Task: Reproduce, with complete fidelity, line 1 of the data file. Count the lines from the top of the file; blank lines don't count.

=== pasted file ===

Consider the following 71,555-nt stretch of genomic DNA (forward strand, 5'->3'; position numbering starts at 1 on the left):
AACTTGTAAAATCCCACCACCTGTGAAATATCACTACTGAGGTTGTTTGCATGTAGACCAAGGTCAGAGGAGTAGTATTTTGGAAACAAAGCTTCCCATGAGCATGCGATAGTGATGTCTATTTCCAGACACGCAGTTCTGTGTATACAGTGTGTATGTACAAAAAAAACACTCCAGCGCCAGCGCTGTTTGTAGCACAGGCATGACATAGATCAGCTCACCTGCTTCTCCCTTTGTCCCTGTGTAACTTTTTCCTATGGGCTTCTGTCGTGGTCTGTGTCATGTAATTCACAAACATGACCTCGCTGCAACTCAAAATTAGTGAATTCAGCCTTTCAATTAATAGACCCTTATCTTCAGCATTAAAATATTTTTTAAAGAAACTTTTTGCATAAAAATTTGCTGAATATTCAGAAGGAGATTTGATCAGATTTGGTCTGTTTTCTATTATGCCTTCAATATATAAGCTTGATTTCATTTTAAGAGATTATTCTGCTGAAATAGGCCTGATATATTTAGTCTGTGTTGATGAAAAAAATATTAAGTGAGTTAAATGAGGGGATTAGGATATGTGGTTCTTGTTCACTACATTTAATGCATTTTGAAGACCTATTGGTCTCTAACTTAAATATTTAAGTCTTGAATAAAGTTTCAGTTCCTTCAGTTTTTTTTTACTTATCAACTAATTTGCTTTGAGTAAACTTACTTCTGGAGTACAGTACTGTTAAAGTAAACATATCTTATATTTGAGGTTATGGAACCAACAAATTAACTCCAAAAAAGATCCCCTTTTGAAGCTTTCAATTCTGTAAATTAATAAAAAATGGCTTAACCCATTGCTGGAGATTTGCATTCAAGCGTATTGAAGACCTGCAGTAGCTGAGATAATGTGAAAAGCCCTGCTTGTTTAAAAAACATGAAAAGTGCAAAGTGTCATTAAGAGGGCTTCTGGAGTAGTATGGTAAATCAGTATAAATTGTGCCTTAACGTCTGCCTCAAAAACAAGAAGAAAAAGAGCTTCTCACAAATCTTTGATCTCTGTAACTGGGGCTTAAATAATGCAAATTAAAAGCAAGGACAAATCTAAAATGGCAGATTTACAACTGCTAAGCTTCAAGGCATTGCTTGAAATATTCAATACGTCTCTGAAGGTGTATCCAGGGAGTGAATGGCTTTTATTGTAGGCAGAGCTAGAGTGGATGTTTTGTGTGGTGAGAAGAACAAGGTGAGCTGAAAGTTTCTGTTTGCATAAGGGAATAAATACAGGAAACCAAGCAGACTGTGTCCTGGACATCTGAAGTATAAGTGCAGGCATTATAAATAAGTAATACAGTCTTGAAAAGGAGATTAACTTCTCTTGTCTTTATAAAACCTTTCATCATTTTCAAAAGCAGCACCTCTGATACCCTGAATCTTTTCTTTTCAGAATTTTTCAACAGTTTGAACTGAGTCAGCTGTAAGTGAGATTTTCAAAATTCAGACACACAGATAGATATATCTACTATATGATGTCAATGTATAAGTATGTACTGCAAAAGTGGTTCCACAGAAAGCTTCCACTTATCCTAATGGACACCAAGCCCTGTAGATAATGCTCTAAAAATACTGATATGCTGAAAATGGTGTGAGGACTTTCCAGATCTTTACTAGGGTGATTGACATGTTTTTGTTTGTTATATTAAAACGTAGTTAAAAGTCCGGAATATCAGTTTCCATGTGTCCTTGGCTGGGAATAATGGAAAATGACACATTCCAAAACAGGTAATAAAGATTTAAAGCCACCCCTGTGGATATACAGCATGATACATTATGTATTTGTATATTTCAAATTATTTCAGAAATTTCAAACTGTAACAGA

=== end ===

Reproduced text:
Consider the following 71,555-nt stretch of genomic DNA (forward strand, 5'->3'; position numbering starts at 1 on the left):